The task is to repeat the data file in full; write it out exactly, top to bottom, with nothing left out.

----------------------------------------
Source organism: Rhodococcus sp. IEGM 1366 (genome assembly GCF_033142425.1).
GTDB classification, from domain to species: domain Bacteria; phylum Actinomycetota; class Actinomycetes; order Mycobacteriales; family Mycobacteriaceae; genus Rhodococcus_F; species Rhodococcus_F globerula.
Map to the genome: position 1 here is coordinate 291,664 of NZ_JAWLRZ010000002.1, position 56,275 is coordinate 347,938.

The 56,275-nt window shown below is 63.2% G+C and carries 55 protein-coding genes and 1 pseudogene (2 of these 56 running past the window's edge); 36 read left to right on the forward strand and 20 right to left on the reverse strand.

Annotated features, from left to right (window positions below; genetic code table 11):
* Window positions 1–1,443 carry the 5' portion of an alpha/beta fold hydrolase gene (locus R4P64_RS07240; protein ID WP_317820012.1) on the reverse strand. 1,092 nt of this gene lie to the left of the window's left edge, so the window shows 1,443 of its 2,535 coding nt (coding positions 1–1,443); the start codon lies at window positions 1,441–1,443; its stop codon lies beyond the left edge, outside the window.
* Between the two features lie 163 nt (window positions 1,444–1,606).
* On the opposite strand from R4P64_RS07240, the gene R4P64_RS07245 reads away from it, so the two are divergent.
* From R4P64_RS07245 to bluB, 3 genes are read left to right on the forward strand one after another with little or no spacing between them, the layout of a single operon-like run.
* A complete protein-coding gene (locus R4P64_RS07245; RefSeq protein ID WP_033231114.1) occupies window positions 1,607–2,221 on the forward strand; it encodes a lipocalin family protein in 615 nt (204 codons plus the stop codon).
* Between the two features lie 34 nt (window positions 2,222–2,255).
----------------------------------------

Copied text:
Source organism: Rhodococcus sp. IEGM 1366 (genome assembly GCF_033142425.1).
GTDB classification, from domain to species: domain Bacteria; phylum Actinomycetota; class Actinomycetes; order Mycobacteriales; family Mycobacteriaceae; genus Rhodococcus_F; species Rhodococcus_F globerula.
Map to the genome: position 1 here is coordinate 291,664 of NZ_JAWLRZ010000002.1, position 56,275 is coordinate 347,938.

The 56,275-nt window shown below is 63.2% G+C and carries 55 protein-coding genes and 1 pseudogene (2 of these 56 running past the window's edge); 36 read left to right on the forward strand and 20 right to left on the reverse strand.

Annotated features, from left to right (window positions below; genetic code table 11):
* Window positions 1–1,443 carry the 5' portion of an alpha/beta fold hydrolase gene (locus R4P64_RS07240; protein ID WP_317820012.1) on the reverse strand. 1,092 nt of this gene lie to the left of the window's left edge, so the window shows 1,443 of its 2,535 coding nt (coding positions 1–1,443); the start codon lies at window positions 1,441–1,443; its stop codon lies beyond the left edge, outside the window.
* Between the two features lie 163 nt (window positions 1,444–1,606).
* On the opposite strand from R4P64_RS07240, the gene R4P64_RS07245 reads away from it, so the two are divergent.
* From R4P64_RS07245 to bluB, 3 genes are read left to right on the forward strand one after another with little or no spacing between them, the layout of a single operon-like run.
* A complete protein-coding gene (locus R4P64_RS07245; RefSeq protein ID WP_033231114.1) occupies window positions 1,607–2,221 on the forward strand; it encodes a lipocalin family protein in 615 nt (204 codons plus the stop codon).
* Between the two features lie 34 nt (window positions 2,222–2,255).